Publications search results

A Chronicle of Brazil’s Conservative Turn
Edited by Katerina Hatzikidi and Eduardo Dullo
15 September 2021

The 2018 presidential election result in Brazil surprised and shocked many. Since then, numerous debates and a growing body of texts have attempted to understand the country’s so-called ‘conservative turn’.

A gripping in-depth account of politics and society in Brazil today, this new volume brings together a myriad of different perspectives to help us better understand the political events that shook the country in recent years. Combining ethnographic insights with political science, history, sociology, and anthropology, the interdisciplinary analyses included offer a panoramic view on social and political change in Brazil, spanning temporal and spatial dimensions. Starting with the 2018 presidential...

A Cabinet of Curiosities
Edited by Mark Thurner and Juan Pimentel
30 April 2021

From the late fifteenth century to the present day, countless explorers, conquerors, and other agents of empire have laid siege to the New World,  plundering and pilfering its most precious artefacts and treasures. Today, these natural and cultural products—which are key to conceptualizing a history of Latin America—are scattered in museums around the world.

With contributions from a renowned set of scholars, New World Objects of Knowledge delves into the hidden histories of forty of the New World’s most iconic artifacts, from the Inca mummy to Darwin’s hummingbirds. This volume is richly illustrated with photos and sketches from the archives and museums hosting these objects. Each artifact is...

Linda A. Newson and translated by Adolfo Bonilla
12 March 2021
Acompañada de una nueva introducción, esta traducción al español del clásico libro, Indian Survival in Colonial Nicaragua, ofrece una descripción detallada de los cambios demográficos y culturales que la conquista española y el dominio colonial trajeron a las sociedades indígenas de Nicaragua. Muestra cómo la naturaleza de las propias sociedades indígenas y la forma en que los españoles buscaron controlarlas y explotarlas se reflejaron en diferentes niveles de disminución y supervivencia de la población.

Se basa en una extensa investigación de archivos en América Central y España y en evidencia arqueológica, etnográfica y lingüística. Contribuye significativamente a comprender cómo algunas sociedades...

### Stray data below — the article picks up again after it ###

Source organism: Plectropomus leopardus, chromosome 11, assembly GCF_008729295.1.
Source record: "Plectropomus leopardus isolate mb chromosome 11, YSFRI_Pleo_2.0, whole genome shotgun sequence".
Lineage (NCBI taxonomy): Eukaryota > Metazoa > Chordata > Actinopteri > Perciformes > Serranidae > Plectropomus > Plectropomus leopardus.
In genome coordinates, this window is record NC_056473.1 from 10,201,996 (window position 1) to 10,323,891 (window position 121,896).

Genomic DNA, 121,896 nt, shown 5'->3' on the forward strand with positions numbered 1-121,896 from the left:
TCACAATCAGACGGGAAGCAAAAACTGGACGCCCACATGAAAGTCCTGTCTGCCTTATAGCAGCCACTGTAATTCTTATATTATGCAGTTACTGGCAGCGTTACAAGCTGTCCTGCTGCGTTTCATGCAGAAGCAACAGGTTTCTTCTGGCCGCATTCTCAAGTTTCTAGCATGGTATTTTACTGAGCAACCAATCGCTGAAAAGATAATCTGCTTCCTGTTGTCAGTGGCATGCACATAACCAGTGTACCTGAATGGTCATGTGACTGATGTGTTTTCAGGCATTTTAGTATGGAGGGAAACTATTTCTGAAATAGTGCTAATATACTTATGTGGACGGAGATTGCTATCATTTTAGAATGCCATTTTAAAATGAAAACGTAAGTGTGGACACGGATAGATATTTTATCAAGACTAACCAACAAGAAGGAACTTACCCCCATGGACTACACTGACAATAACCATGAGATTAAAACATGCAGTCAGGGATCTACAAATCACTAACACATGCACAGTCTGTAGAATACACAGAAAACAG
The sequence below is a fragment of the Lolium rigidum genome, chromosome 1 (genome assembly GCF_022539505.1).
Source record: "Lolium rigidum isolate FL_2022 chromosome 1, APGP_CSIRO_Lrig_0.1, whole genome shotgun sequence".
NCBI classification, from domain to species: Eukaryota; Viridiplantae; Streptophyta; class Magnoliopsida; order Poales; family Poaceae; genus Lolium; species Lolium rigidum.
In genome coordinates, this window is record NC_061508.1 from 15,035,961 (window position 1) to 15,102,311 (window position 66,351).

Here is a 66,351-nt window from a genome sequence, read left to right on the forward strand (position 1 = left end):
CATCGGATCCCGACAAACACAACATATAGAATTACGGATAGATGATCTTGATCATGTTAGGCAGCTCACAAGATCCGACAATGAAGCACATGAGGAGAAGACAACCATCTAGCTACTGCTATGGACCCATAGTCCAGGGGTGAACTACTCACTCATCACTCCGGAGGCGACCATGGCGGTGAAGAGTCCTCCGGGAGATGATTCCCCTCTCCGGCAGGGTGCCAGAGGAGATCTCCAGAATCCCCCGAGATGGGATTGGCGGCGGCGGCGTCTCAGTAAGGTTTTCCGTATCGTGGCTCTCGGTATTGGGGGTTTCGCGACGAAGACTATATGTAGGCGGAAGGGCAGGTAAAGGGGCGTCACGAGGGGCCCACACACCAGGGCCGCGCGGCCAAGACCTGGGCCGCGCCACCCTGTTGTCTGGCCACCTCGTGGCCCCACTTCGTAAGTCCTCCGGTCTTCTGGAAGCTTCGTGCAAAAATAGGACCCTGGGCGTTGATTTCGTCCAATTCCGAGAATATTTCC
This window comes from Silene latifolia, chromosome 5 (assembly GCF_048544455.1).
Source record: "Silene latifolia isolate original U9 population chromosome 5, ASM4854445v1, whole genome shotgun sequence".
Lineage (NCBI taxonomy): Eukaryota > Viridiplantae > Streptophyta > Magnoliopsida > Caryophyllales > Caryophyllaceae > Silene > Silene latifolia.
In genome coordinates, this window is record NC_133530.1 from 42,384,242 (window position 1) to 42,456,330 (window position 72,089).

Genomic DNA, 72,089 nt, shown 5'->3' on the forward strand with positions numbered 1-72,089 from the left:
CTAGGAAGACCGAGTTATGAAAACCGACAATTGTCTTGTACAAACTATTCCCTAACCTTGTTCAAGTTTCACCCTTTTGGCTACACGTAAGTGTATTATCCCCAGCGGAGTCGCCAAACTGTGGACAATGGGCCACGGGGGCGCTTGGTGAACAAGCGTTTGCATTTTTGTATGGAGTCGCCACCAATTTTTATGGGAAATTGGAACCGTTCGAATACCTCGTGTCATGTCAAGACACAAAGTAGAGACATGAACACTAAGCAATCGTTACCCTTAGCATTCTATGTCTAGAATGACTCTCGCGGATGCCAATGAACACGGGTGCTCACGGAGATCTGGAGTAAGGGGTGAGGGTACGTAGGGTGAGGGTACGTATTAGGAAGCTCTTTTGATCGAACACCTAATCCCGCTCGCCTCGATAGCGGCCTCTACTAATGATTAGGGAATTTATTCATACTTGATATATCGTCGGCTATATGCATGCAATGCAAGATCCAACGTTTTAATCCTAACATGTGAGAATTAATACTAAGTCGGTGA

Transnational and Interdisciplinary Perspectives
Edited by Guillermo Mira and Fernando Pedrosa
22 February 2021

The conflict over possession of the Falklands-Malvinas Islands was waged in an area remote both geographically and geo-politically in an era of cold war and also of tensions within and between sovereign states of the supposed western bloc. It has been broadly perceived as an absurd confrontation, the echoes of which, despite the brevity of its duration, and some four decades on, resonate still not least in the lasting wounds that bear testimony yet to its underlying causes. 

This book probes the reasons behind the conflict’s tragic occurrence and the processing of its consequences in and beyond the sovereign states that suffered and suffer still from the exacerbating of nationalist identities in the resolution...

Edited by Linda A. Newson
6 April 2020
The Jesuits’ colonial legacy in Latin America is well-known. They pioneered an interest in indigenous languages and cultures, compiling dictionaries and writing some of the earliest ethnographies of the region. They also explored the region’s natural history and made significant contributions to the development of science and medicine. On their estates and in the missions they introduced new plants, livestock, and agricultural techniques, such as irrigation. In addition, they left a lasting legacy on the region’s architecture, art, and music.

The volume demonstrates the diversity of Jesuit contributions to Latin American culture. This volume is unique in considering not only the range of Jesuit activities but also...